Gina is the one who affirmed the personal changes EJ made in himself (and vice versa) last season. They grew separately and together in an arc that confirmed their commonalities as individuals and compatibility as a couple. So, it will be interesting to see if HSMTMTS lets Gina and EJ face this obstacle together or if they gotta go their own way.
There’s hope in the former because HSMTMTS believes EJ’s heart is in the right place, or else it wouldn’t cut to EJ, presumably calling in reinforcements (Nini?! Miss Jenn?!) to help his friends after Jet’s performance.
The framing of this episode’s final act is sublime in how it orbits around the power of music and Jet’s emotional ballad about his dynamic with Maddox. Kourtney’s reaffirming pep talk to Alex and Emmy doubles as one for herself as Kourtney wades through her anxiety. By telling them, Kourtney reminds herself that musical theater is worth it.
“The Real Campers of Shallow Lake” smartly switches gears to Ricky and Jet, who are both running from feelings they don’t quite know how to express.
Considering the show’s timeline, Ricky is one of the newest additions to the musical theater world, so it’s fitting for him to give this advice to Jet. It also works for this episode since Ricky remembers during “What Do You Know About Love?” that feelings can manifest via a song.
While Gina still hasn’t heard how Ricky feels, Maddox overhears Jet. “Right Place” doesn’t fill in all the gaps in Jet and Maddox’s brother/sister relationship. That challenge seems virtually impossible and would likely diminish the song’s authenticity. Adrian Lyles‘ performance within his musical performance is excellent because Jet’s frustration with himself and his effect on Maddox plays as genuine.
The involvement of younger Jet and Maddox gives their dynamic more history that HSMTMTS may not get to explore otherwise — if the characters’ roles don’t expand beyond Season 3. In addition, Ann Marie Pace‘s dreamy direction of “Right Place” gives the song the retrospective tone it deserves as Jet reflects on critical memories with his sister.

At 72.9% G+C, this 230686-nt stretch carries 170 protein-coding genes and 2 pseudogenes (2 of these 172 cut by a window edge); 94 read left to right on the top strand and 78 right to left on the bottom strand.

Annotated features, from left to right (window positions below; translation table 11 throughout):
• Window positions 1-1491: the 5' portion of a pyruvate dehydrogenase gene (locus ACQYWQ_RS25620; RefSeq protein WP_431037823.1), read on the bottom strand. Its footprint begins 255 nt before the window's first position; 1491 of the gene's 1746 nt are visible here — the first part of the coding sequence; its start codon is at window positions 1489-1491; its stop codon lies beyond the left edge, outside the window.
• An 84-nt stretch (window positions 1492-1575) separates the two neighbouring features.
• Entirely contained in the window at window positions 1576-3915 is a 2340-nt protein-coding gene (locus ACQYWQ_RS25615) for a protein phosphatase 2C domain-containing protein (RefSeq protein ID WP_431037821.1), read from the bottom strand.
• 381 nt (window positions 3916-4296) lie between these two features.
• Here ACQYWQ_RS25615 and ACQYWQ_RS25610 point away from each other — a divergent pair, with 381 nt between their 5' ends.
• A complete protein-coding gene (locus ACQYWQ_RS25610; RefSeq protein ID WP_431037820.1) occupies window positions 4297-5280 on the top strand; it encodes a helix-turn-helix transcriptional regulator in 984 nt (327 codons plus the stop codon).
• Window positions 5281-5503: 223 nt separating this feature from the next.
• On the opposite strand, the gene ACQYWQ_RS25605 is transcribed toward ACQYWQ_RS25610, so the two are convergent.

By the way, Joshua Bassett‘s physical comedy in Ricky’s reaction to Jed and Maddox being siblings is one of the funniest bits this season.
Ultimately, “The Real Campers of Shallow Lake” balances a lot, and much of its success rests on Frankie A. Rodriguez‘s ability to pull all the threads together. His showmanship shines alongside a cast and crew up for a challenge. Everyone flourishes in an episode that embraces a slightly more mature tone that pairs nicely with the characters’ growing maturity. HSMTMTS doesn’t need to stick to the status quo to succeed.
Other Fabulous Moments:
- Everyone’s reaction when Carlos says “bitch slap” is pure gold.
- How many photos do we think Ashlyn took of EJ in the reindeer costume?
- “I think I broke the children” is one of Frankie A. Rodriguez‘s best line readings.
- Kourtney and Carlos simultaneously looking over their shoulders after she slapped him is another example of why that duo is unmatched.
- “But I’m not leaving Salt Lake without a fight.” Who else cheered?
- Gina said “totally different summers,” and “Different Summers” from Camp Rock 2 started playing in my head.
- EJ’s name actually being Elton John is better than any joke that it could be.
- It’s comical that Joshua Bassett and Matt Cornett sold that slap better than they did the basketball mishap in Season 1. I love this show!
What did you think of HSMTMTS 3×05, “The Real Campers of Shallow Lake?” Let us know in the comments below!